Maintaining the signature color for Sonic was also a challenge. “The tricky thing was the desaturated blue,” reveals Wright. “It was a good collaboration with DP Stephen Windon [Star Trek Beyond], colorist Tom Reiser [The 5th Wave] and visual effects, because small changes in your overall color profile can cause you to have a purple or pink hedgehog. We had to be careful on how to balance that because we wanted Sonic to stay super saturated and vibrant, and feeling on model. For some scenes we needed to do a neutral grade because he didn’t look right.”

Getting Sonic to interact with the cast of Jim Carrey, James Marsden, Tika Sumpter, Natasha Rothwell, Adam Pally and Neal McDonough was also complicated because of his small stature. “Ideally, we would have had a stand-in actor, but it’s difficult to find someone who was going to be appropriate all of the time. It was a mix of stuffies or tennis balls as far as getting the correct eyelines. Scott Patey played Sonic on set so James had someone to respond to the whole time. It made the performance much more dynamic than if he didn’t have anyone reading the lines against him.”

Sonic the Hedgehog

Sonic the Hedgehog

Get Them in Camera

Throughout the movie, shooting live-action plates was crucial even if they were digitally replaced. “Using the motel as an example, we tried to rig some of those gags but because of time constraints we were not able to make it a completely practical thing,” states Wright. “Our overall methodology on a hybrid film like this is to try to get as much in camera as possible so we’re building off of something that is real. From a physical production standpoint there is a desire to not do things if you’re going to replace them digitally.”

For Wright, it was important to get as much as possible in camera even if it only ends up being reference. “What you don’t want to do is spend two days filming a particular gag,” he explains. “The roof coming off of the car is a good example of a compromise where special effects had rigged something, shot it with second unit and it ended going into the film. But a lot of the shots around it were enhanced. We’re bringing the camera slightly closer to the ground.”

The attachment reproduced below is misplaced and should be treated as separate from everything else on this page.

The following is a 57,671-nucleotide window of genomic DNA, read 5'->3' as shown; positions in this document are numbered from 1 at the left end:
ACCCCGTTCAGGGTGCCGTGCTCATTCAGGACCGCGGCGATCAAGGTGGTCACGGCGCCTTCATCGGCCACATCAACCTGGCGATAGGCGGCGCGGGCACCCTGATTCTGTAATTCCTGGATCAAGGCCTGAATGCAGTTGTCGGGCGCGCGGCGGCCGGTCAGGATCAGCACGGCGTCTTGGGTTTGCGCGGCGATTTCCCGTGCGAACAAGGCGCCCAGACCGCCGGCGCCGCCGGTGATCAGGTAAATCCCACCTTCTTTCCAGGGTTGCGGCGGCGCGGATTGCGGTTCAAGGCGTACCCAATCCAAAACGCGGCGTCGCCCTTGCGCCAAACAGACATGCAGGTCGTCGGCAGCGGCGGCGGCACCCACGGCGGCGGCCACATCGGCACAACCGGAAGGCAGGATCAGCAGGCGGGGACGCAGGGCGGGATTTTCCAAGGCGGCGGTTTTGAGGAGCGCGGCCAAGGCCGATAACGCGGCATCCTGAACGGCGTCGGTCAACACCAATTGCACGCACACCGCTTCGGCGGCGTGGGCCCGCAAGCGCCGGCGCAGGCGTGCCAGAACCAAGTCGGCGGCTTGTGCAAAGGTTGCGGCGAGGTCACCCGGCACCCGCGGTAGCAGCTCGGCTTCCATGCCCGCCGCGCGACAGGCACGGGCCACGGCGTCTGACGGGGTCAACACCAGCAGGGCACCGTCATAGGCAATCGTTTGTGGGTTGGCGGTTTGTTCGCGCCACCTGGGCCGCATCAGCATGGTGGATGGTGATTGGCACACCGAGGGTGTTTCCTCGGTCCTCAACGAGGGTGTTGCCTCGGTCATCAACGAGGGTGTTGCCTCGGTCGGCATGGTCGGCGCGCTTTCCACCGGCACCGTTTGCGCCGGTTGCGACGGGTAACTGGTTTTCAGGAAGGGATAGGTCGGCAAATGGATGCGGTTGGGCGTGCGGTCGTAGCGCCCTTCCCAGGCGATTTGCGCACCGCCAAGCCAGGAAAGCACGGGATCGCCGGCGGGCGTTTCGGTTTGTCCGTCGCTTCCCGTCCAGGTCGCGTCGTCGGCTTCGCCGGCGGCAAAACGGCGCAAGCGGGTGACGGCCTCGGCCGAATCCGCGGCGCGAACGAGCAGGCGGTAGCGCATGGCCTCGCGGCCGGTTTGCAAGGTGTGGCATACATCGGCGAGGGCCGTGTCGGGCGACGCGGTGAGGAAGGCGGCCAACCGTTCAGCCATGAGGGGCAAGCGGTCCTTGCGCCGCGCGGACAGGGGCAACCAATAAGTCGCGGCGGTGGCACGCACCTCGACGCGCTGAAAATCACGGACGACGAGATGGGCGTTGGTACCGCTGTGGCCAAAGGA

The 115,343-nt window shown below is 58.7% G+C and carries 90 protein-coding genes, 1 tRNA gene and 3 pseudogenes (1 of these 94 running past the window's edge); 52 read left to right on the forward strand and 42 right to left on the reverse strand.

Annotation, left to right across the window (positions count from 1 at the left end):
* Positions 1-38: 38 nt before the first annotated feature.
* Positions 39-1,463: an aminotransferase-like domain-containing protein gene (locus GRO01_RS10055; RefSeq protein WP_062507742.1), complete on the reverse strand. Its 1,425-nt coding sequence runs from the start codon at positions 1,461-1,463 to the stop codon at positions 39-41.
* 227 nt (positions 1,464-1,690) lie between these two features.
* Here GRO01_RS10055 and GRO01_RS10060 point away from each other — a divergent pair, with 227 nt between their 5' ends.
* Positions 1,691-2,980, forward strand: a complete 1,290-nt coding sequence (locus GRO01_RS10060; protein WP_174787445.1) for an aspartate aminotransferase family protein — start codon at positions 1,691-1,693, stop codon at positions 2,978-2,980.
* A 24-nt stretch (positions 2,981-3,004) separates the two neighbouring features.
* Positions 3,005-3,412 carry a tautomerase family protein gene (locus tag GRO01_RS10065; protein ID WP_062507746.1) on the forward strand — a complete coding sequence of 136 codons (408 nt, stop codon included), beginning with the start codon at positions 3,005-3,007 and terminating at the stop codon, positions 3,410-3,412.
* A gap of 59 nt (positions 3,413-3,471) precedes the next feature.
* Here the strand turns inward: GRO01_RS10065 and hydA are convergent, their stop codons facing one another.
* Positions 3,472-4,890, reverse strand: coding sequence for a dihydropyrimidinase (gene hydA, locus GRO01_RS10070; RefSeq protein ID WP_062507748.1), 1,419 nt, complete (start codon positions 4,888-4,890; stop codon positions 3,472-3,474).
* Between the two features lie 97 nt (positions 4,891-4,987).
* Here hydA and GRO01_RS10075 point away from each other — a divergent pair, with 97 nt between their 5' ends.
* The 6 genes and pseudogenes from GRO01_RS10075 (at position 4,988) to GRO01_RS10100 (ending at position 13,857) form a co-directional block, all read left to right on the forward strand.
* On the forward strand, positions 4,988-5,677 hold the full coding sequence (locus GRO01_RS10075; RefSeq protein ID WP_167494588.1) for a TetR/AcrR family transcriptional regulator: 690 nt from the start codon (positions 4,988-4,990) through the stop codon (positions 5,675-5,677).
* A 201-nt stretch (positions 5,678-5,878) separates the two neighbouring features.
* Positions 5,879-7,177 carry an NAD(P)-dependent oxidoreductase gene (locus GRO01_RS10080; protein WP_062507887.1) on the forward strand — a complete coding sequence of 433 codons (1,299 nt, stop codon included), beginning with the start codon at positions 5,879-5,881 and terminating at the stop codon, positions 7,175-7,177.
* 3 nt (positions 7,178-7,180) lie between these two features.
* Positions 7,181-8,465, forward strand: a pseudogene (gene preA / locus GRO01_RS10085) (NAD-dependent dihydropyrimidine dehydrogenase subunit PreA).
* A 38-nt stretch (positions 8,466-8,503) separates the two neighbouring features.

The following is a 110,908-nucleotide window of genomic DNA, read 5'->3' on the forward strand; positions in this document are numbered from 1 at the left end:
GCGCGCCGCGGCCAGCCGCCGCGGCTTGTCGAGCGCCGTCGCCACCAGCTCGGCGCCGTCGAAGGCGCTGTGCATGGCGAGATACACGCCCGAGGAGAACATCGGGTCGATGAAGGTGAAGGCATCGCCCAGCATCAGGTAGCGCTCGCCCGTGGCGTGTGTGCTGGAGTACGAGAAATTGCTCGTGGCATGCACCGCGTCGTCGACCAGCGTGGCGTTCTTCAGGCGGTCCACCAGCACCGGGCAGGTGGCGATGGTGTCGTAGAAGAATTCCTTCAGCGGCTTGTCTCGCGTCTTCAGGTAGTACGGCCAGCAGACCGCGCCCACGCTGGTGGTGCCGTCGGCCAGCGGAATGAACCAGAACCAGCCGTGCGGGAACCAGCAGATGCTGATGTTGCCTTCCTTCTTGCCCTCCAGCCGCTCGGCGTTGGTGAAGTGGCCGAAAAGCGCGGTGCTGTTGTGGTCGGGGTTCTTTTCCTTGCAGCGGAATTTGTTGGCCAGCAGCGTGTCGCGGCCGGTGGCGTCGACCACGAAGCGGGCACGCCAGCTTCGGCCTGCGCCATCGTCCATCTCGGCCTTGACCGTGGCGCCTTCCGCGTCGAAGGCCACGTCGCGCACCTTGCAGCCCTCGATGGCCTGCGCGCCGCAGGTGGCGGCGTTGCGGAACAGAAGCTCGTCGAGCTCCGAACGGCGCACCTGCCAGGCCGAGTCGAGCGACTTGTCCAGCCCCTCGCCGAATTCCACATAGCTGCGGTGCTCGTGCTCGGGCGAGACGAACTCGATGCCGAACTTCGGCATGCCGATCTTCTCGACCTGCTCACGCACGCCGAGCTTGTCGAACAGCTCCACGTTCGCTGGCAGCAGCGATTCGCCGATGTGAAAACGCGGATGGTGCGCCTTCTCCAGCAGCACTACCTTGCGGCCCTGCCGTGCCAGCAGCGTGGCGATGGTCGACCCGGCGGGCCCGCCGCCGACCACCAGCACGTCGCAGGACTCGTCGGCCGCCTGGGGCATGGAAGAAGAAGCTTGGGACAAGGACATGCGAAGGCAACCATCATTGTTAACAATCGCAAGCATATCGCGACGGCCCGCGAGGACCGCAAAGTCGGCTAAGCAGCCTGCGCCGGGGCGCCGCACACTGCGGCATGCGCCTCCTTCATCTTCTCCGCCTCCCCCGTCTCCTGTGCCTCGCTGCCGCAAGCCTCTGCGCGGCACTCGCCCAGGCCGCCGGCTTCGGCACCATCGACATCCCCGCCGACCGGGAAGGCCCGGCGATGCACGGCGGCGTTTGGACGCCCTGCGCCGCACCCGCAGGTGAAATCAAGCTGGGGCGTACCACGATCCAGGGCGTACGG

Sonic the Hedgehog

Sonic the Hedgehog

Aside from the sequence featuring Sonic as a baby on his home planet of Mobius and the mushroom planet, everything else was based on a physical location. “Originally, the goal was to have practical elements for Mobius, but we went for something that was specifically based on the actual levels of the game,” explains Wright. “We harvested some of the models that are available online and started building our shots around those iconic game things like the loop-de-loop.”

The antagonist is the mad scientist Dr. Robotnik (Carrey) who has an arsenal of high-tech weaponry. “Jeff and our production designer Sean Haworth [Deadpool] did a lot of the figuring out in pre-production,” says Wright. “We had clear designs for everything. Initially, we were going to build a lot of those things practically, but that didn’t prove possible because of money and time. They wanted the tech to feel plausible and could be of this world rather than magical.”

Sonic the Hedgehog

Sonic the Hedgehog

Then, there was the bullet time effect which makes an appearance in the roadhouse fight sequence without the aid of a motion-control camera. “We got everyone to freeze, moved the camera through the set, stabilized things in post and added all of the various elements that would be in the air,” remarks Wright. “It allowed us to be more creative on the day and respond to what was there.”

Looking back, Wright is quite pleased with how the speedy CG creature managed to win the box-office game in the long run. “The biggest challenge in this was the fact that we were generating the title character and he had to carry the movie both emotionally and from an entertainment standpoint.”

Paramount’s Sonic the Hedgehog is currently playing in theaters worldwide.

Sonic the Hedgehog

Sonic the Hedgehog

Ged Wright

Ged Wright